One of the things I really enjoyed about Dex was the freedom that is given to the player. You are free to explore as much or as little as you want and unlike a lot of games, you can inadvertently affect events that occur later in the game through your exploration. In these types of games, I always tend to explore as much as I possibly can. If I find an area that I can’t yet traverse I will try and remember so I can go back and check it out later. One of these areas led me to a computer that I could hack. After going through the hacking mini-game I was awarded some XP and I continued on my way, not really paying attention to what it was I had just hacked. Fast forward another 6 or 7 hours of playtime and I am told I need to find a way to shut down an automated turret or get a digital pass so that I can get past it without being filled with bullet holes. It turned out that I had already disabled the turret in my earlier exploration/hacking diversion, and thus was able to just continue on the questline then and there. In a lot of games, actions like that are locked until you reach ‘x’ point in the quest. Being able to have taken care of it just through random exploring and hacking was a refreshing change from being sent back to an area I had already been just because it was now time to access a certain computer.
While I quite enjoyed my time with Dex there were a few issues that did put a dampener on the experience. The gunplay felt clumsy when aiming and thus I shied away from it and was more focussed on melee attacks and silent takedowns from behind. I also found the hacking experiences when you hack into computer networks were often monotonous and frustrating. You essentially control a little blip that is shooting at different types of network defences, taking damage to your ‘focus’ level as you hack the network. If your focus drops to zero you exit the hack and take a little bit of physical damage. However, the focus only regenerates to around 25% of your total overall and you have to use Neurostims to fill it back up. The problem is that you will lose so much focus very quickly while hacking networks that it was often more prudent to enter the network and do what damage you could before getting knocked out and then continuing on once the focus has regenerated again. You use a lot fewer health resources than Neurostims with this method and in the end, save yourself a lot more cash that can be put towards implants and health kits.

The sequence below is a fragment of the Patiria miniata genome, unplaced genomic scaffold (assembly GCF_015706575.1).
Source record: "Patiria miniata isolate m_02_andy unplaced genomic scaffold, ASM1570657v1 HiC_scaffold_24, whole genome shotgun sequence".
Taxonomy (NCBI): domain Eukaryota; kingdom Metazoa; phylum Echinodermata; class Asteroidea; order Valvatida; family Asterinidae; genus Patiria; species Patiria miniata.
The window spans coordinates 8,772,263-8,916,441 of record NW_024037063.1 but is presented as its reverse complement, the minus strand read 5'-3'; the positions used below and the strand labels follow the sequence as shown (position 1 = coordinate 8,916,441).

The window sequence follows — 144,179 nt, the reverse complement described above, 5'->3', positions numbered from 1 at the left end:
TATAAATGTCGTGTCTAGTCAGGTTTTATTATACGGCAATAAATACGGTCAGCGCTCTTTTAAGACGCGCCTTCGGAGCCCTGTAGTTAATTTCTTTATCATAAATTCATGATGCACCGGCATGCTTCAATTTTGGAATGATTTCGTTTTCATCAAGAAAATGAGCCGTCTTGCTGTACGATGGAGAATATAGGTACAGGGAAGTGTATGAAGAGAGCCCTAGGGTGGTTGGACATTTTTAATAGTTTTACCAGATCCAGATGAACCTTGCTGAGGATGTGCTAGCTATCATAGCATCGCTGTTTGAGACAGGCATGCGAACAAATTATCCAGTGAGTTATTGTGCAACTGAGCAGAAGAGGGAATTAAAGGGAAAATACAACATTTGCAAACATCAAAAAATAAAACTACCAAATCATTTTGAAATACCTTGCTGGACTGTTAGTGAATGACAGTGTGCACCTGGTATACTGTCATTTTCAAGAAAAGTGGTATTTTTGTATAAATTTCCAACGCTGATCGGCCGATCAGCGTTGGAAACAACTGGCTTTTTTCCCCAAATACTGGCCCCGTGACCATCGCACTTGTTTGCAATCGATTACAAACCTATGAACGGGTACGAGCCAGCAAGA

While nowhere near the same size and scope of a certain upcoming game with the same setting, if you want to sink your teeth into a cyberpunk mystery Dex will scratch that itch. While it does have some flaws in the gunplay and the hacking aspects, overall the game sucked me into its world. The animated graphic novel style cutscenes and full voice actors for every character you meet help bring the world of Dex to life. The inclusion of the journal to help keep track of what is going on means you can play the game whenever you want and won’t be left scratching your head on what you were supposed to be doing if you don’t play for a few days.
Dex was reviewed on the Nintendo Switch with code kindly supplied by the publisher.